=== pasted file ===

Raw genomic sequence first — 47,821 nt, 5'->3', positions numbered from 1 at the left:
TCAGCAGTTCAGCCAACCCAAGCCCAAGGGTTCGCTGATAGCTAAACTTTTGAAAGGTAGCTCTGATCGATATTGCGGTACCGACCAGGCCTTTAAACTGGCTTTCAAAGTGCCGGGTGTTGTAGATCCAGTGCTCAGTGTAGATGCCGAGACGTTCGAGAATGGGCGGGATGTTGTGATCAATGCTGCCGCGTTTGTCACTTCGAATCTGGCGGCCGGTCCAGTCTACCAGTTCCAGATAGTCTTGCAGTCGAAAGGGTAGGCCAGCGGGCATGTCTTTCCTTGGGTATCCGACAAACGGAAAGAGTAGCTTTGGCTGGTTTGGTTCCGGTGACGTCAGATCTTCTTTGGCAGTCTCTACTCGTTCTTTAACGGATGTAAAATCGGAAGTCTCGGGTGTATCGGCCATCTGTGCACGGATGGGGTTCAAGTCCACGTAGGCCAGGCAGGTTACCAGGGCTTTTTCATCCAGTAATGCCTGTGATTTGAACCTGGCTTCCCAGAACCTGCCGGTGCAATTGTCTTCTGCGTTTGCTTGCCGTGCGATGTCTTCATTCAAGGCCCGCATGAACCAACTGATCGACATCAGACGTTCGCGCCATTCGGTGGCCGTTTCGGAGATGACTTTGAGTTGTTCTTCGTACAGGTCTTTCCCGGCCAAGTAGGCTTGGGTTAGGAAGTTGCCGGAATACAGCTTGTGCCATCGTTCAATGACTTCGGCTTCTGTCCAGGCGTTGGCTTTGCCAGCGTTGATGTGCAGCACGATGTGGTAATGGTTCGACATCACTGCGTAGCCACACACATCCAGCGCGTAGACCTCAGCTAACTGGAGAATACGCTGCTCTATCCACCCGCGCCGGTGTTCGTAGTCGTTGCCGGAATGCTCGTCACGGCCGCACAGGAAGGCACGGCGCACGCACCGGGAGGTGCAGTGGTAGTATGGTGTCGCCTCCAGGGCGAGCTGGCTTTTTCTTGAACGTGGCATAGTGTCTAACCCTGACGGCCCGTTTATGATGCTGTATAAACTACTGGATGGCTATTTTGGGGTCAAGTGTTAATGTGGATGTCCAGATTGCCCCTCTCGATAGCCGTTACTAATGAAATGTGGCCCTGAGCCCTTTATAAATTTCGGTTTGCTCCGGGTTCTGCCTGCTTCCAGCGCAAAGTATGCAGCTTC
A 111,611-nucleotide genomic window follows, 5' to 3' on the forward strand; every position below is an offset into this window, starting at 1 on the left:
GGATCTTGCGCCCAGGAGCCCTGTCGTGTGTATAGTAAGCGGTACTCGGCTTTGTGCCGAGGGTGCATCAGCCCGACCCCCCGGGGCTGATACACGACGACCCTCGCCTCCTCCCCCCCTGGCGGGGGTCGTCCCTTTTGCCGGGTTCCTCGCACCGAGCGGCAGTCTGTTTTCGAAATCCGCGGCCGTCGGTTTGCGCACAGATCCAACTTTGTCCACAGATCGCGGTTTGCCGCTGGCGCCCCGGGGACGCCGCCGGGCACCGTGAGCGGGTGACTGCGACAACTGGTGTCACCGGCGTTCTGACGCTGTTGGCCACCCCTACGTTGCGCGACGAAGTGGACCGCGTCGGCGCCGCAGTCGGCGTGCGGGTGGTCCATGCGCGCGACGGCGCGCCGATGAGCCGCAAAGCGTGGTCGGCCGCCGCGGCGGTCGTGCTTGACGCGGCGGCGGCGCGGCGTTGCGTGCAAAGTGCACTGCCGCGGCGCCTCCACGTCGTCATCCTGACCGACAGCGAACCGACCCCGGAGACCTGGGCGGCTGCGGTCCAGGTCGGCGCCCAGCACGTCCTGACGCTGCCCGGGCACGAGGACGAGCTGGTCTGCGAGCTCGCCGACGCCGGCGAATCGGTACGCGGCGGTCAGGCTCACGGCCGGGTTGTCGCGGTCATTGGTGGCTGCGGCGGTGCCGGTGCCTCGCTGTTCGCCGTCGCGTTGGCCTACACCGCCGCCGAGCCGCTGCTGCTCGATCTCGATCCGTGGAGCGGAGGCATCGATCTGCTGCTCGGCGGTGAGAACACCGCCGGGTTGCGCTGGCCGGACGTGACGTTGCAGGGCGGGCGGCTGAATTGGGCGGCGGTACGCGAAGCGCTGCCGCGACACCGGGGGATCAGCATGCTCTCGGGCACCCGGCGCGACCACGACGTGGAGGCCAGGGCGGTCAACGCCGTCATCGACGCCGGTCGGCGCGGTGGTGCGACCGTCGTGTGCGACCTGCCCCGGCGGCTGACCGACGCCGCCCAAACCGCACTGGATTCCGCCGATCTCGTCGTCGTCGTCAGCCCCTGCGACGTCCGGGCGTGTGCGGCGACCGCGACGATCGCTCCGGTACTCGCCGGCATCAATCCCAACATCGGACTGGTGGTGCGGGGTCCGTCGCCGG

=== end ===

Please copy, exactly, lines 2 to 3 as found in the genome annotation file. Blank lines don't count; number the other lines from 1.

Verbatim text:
TCAGCAGTTCAGCCAACCCAAGCCCAAGGGTTCGCTGATAGCTAAACTTTTGAAAGGTAGCTCTGATCGATATTGCGGTACCGACCAGGCCTTTAAACTGGCTTTCAAAGTGCCGGGTGTTGTAGATCCAGTGCTCAGTGTAGATGCCGAGACGTTCGAGAATGGGCGGGATGTTGTGATCAATGCTGCCGCGTTTGTCACTTCGAATCTGGCGGCCGGTCCAGTCTACCAGTTCCAGATAGTCTTGCAGTCGAAAGGGTAGGCCAGCGGGCATGTCTTTCCTTGGGTATCCGACAAACGGAAAGAGTAGCTTTGGCTGGTTTGGTTCCGGTGACGTCAGATCTTCTTTGGCAGTCTCTACTCGTTCTTTAACGGATGTAAAATCGGAAGTCTCGGGTGTATCGGCCATCTGTGCACGGATGGGGTTCAAGTCCACGTAGGCCAGGCAGGTTACCAGGGCTTTTTCATCCAGTAATGCCTGTGATTTGAACCTGGCTTCCCAGAACCTGCCGGTGCAATTGTCTTCTGCGTTTGCTTGCCGTGCGATGTCTTCATTCAAGGCCCGCATGAACCAACTGATCGACATCAGACGTTCGCGCCATTCGGTGGCCGTTTCGGAGATGACTTTGAGTTGTTCTTCGTACAGGTCTTTCCCGGCCAAGTAGGCTTGGGTTAGGAAGTTGCCGGAATACAGCTTGTGCCATCGTTCAATGACTTCGGCTTCTGTCCAGGCGTTGGCTTTGCCAGCGTTGATGTGCAGCACGATGTGGTAATGGTTCGACATCACTGCGTAGCCACACACATCCAGCGCGTAGACCTCAGCTAACTGGAGAATACGCTGCTCTATCCACCCGCGCCGGTGTTCGTAGTCGTTGCCGGAATGCTCGTCACGGCCGCACAGGAAGGCACGGCGCACGCACCGGGAGGTGCAGTGGTAGTATGGTGTCGCCTCCAGGGCGAGCTGGCTTTTTCTTGAACGTGGCATAGTGTCTAACCCTGACGGCCCGTTTATGATGCTGTATAAACTACTGGATGGCTATTTTGGGGTCAAGTGTTAATGTGGATGTCCAGATTGCCCCTCTCGATAGCCGTTACTAATGAAATGTGGCCCTGAGCCCTTTATAAATTTCGGTTTGCTCCGGGTTCTGCCTGCTTCCAGCGCAAAGTATGCAGCTTC
A 111,611-nucleotide genomic window follows, 5' to 3' on the forward strand; every position below is an offset into this window, starting at 1 on the left: